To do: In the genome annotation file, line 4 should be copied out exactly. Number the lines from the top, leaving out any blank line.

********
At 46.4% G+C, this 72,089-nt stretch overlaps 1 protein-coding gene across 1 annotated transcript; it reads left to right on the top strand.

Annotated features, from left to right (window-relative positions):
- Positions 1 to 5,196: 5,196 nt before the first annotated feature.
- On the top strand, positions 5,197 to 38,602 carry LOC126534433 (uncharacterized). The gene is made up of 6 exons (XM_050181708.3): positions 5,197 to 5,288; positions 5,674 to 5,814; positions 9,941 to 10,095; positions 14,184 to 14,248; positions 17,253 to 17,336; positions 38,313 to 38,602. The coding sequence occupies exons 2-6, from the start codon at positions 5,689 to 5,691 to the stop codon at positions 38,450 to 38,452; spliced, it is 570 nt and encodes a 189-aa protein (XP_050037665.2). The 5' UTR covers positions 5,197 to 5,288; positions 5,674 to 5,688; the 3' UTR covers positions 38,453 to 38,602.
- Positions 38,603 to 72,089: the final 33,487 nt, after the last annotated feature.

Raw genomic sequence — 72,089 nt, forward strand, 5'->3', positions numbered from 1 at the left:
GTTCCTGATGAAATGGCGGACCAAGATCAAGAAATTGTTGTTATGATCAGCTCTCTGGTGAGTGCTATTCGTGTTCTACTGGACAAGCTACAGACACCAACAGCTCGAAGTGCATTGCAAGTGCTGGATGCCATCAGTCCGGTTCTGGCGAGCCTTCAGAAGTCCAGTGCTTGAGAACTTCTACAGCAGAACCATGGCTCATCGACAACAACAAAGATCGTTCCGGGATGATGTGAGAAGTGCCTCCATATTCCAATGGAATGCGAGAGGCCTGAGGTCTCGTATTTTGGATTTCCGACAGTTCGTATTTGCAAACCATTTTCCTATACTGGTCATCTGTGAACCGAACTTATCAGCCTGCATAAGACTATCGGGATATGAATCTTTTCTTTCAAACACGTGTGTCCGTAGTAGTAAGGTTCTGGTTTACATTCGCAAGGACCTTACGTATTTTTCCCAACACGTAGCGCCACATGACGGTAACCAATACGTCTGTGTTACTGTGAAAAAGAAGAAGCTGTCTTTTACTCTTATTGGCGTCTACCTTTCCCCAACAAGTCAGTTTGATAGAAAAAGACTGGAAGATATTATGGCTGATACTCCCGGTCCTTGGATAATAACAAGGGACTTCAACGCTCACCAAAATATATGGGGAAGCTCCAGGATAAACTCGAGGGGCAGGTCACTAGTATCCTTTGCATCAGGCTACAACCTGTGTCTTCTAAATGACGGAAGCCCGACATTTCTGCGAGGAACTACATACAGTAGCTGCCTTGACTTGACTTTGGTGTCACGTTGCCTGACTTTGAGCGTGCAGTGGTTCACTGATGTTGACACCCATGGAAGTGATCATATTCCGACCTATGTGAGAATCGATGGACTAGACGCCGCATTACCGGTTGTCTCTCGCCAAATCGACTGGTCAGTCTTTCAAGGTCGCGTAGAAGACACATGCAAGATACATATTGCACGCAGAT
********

- On the top strand, positions 5,197 to 38,602 carry LOC126534433 (uncharacterized). The gene is made up of 6 exons (XM_050181708.3): positions 5,197 to 5,288; positions 5,674 to 5,814; positions 9,941 to 10,095; positions 14,184 to 14,248; positions 17,253 to 17,336; positions 38,313 to 38,602. The coding sequence occupies exons 2-6, from the start codon at positions 5,689 to 5,691 to the stop codon at positions 38,450 to 38,452; spliced, it is 570 nt and encodes a 189-aa protein (XP_050037665.2). The 5' UTR covers positions 5,197 to 5,288; positions 5,674 to 5,688; the 3' UTR covers positions 38,453 to 38,602.